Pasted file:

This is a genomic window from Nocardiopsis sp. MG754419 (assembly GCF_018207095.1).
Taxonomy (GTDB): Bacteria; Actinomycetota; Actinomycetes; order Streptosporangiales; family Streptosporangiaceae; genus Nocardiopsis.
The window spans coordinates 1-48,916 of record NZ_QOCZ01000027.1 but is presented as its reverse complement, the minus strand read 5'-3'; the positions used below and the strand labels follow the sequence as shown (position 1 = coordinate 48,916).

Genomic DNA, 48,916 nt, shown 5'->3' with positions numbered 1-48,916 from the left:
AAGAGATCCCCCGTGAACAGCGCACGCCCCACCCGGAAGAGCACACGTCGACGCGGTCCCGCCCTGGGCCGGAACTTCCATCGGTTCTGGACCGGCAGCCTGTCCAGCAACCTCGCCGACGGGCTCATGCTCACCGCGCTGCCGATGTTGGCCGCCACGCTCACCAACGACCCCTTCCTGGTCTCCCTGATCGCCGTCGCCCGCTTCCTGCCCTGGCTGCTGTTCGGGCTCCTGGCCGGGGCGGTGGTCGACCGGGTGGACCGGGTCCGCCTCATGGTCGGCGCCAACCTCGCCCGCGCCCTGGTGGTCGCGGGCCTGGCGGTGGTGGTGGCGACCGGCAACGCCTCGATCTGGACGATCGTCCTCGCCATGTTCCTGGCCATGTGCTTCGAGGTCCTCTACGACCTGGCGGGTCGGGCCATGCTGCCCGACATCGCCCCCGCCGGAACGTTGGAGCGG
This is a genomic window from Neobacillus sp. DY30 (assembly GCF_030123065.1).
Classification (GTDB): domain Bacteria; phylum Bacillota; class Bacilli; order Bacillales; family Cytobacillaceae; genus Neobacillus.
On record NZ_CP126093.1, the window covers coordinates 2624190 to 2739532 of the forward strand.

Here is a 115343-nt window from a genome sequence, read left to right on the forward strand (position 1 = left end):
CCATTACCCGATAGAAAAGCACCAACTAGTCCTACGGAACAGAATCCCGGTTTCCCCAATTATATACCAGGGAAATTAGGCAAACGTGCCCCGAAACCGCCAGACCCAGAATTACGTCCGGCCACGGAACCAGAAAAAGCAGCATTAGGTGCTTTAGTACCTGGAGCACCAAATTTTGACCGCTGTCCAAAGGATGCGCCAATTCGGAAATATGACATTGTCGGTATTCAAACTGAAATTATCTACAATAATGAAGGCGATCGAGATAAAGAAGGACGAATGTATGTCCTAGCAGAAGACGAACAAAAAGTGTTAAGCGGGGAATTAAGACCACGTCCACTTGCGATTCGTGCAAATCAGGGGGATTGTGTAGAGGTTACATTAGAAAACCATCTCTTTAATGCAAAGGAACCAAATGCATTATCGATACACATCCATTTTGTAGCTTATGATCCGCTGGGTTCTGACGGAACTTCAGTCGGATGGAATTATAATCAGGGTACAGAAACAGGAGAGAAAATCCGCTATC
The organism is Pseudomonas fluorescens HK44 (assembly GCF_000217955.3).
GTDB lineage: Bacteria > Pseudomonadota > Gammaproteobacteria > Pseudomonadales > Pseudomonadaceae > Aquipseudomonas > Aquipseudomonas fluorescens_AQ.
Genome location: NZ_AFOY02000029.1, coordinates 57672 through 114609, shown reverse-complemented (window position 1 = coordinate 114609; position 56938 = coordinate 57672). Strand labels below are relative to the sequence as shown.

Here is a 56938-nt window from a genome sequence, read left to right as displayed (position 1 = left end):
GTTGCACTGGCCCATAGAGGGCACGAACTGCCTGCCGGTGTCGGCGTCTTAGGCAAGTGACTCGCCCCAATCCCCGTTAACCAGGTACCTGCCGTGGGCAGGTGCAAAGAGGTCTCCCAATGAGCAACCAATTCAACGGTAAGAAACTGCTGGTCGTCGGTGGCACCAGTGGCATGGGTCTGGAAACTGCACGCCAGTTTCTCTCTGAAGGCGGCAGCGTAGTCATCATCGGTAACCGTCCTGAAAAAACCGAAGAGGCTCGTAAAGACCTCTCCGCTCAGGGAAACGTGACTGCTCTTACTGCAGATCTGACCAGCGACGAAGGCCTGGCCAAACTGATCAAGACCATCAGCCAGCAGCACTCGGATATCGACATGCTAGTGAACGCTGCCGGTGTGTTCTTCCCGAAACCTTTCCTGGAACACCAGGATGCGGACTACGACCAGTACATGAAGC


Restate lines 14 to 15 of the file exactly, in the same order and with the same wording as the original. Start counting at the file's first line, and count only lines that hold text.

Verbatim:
Here is a 56938-nt window from a genome sequence, read left to right as displayed (position 1 = left end):
GTTGCACTGGCCCATAGAGGGCACGAACTGCCTGCCGGTGTCGGCGTCTTAGGCAAGTGACTCGCCCCAATCCCCGTTAACCAGGTACCTGCCGTGGGCAGGTGCAAAGAGGTCTCCCAATGAGCAACCAATTCAACGGTAAGAAACTGCTGGTCGTCGGTGGCACCAGTGGCATGGGTCTGGAAACTGCACGCCAGTTTCTCTCTGAAGGCGGCAGCGTAGTCATCATCGGTAACCGTCCTGAAAAAACCGAAGAGGCTCGTAAAGACCTCTCCGCTCAGGGAAACGTGACTGCTCTTACTGCAGATCTGACCAGCGACGAAGGCCTGGCCAAACTGATCAAGACCATCAGCCAGCAGCACTCGGATATCGACATGCTAGTGAACGCTGCCGGTGTGTTCTTCCCGAAACCTTTCCTGGAACACCAGGATGCGGACTACGACCAGTACATGAAGC